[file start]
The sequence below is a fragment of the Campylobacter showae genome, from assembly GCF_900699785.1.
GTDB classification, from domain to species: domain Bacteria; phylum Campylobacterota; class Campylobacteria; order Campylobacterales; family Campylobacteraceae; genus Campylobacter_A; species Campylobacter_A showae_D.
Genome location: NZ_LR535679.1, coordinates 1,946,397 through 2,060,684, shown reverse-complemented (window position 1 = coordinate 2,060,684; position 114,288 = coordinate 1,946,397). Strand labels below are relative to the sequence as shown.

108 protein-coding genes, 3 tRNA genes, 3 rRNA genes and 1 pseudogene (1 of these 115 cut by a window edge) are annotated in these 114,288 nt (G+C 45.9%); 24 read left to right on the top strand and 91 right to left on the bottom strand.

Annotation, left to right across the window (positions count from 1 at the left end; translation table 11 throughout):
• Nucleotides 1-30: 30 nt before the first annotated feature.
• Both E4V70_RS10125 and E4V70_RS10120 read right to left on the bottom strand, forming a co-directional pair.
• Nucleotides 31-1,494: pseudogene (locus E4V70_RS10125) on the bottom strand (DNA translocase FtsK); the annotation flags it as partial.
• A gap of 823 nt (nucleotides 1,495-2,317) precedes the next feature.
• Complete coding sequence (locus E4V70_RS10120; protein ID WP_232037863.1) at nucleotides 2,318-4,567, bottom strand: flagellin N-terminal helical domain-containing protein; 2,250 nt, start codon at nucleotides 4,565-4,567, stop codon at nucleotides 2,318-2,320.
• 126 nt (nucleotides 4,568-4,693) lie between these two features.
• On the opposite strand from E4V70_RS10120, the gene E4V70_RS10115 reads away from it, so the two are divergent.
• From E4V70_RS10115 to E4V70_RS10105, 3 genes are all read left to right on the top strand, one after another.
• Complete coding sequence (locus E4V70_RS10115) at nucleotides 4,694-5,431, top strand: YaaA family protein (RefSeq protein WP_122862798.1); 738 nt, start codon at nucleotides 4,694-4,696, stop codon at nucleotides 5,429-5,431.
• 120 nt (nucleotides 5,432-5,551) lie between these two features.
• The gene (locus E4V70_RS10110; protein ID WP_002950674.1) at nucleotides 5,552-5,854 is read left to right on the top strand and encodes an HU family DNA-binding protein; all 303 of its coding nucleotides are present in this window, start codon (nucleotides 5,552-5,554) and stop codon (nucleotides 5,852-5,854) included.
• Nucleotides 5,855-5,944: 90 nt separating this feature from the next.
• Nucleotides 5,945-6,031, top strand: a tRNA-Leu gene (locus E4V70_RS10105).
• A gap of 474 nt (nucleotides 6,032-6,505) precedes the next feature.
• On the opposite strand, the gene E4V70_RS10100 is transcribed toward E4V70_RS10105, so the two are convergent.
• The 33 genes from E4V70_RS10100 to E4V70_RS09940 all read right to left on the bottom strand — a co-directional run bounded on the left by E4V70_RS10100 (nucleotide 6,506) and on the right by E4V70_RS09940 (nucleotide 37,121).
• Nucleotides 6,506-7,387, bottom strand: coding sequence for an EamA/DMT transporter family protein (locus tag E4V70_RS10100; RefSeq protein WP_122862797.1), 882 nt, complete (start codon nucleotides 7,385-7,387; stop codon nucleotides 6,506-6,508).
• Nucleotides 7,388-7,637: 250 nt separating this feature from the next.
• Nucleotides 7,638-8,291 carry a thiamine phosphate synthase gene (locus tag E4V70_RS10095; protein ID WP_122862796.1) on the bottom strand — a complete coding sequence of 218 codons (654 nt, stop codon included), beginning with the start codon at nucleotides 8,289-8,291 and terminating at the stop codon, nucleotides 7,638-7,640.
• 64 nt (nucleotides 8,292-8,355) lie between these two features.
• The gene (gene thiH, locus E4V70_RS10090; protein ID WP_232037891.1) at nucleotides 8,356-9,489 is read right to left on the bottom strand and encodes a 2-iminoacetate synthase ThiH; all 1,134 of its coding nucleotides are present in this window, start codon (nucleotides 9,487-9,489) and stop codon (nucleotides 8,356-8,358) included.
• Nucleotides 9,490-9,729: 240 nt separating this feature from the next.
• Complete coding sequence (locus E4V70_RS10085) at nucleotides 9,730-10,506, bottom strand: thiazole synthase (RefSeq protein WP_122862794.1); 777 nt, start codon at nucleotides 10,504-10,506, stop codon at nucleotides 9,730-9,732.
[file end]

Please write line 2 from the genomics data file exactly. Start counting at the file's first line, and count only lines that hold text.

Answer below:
GTDB classification, from domain to species: domain Bacteria; phylum Campylobacterota; class Campylobacteria; order Campylobacterales; family Campylobacteraceae; genus Campylobacter_A; species Campylobacter_A showae_D.